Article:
Gratuitous Sesame Street

by Kieran Healy on April 9, 2008

Like Henry, I bought the Old School Sesame Street collection for, uh, my kids. Yeah, totally for them. There’s all kinds of good stuff in there, including the God of the Classroom, Roosevelt Franklin. The improvised interactions with children who don’t always do what they are supposed to are also great. For instance, here is a great moment where Paul Simon sings an short version of “Me and Julio Down by the School Yard.” Slightly sour as always, Simon takes the song quite fast, as if he wants to just get it over with. He is immediately upstaged by the improvisations of the little girl sitting next to him. After he cuts her off, so he can start singing, she waits for her opening and then upstages him again. But by then even he is enjoying himself.

And as an added bonus, Here is Stevie Wonder playing “Superstition” live on Sesame Street. Beats the shit out of Barney, I’m telling you.



Martin 04.09.08 at 7:16 pm

I always felt that Barney was entitled to my respect, albeit not my affection, because, unlike Sesame Street, it made no concessions to adult tastes.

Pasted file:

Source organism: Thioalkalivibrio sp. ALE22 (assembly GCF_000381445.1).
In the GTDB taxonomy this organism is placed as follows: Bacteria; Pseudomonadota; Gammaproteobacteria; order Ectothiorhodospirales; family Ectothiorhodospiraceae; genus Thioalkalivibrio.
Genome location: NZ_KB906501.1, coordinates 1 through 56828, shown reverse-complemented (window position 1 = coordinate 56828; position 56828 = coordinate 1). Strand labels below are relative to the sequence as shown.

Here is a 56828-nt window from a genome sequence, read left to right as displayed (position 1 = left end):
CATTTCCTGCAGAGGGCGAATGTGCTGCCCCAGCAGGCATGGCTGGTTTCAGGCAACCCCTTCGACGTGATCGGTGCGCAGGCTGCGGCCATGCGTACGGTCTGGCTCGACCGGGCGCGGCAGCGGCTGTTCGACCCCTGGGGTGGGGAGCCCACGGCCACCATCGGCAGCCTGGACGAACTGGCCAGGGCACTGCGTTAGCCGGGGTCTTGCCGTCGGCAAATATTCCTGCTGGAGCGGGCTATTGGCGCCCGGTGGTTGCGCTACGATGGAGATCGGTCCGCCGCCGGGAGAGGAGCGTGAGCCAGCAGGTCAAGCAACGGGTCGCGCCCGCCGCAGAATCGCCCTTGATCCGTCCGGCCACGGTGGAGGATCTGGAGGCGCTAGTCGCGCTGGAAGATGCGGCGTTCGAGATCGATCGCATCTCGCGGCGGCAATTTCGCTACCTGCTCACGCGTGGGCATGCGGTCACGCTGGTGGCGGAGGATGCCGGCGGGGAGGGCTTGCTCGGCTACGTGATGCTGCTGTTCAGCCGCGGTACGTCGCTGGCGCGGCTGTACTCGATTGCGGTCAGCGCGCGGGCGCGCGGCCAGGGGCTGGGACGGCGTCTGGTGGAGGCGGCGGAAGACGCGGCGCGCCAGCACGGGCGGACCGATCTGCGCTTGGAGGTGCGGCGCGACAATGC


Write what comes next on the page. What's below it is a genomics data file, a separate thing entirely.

Kieran Healy 04.09.08 at 7:19 pm

True. Barney only works on one level, which is why adults hate him. On the other hand, Sesame Street did a pretty good job of not patronizing children, which was also admirable.


D.C. 04.09.08 at 8:10 pm

I loved Sesame Street when I was younger. Too bad it is not shown to kids these days. I also really enjoyed all the cartoon interludes about counting and such, they were my favourite part.


Mike 04.09.08 at 8:23 pm

Hey! That kid in the plaid pants stole my dance moves!


Russell Arben Fox 04.09.08 at 8:23 pm

Damn, what an awesome clip, Kieran. I thought I’d seen just about every cool thing Sesame Street did back in the good old days, but the Paul Simon was new to me. Thanks!


Russell Arben Fox 04.09.08 at 8:24 pm

Oh incidentally, your link to “Old School Sesame Street” goes to your book on Amazon. Coincidence?


Kieran Healy 04.09.08 at 8:27 pm

Whoops, fixed.


Gene O'Grady 04.09.08 at 9:11 pm

I thought it was third graders, not adults, who provided the hatred for Barney. Or were my kids exceptions?


Martin 04.09.08 at 9:53 pm

gene o’grady: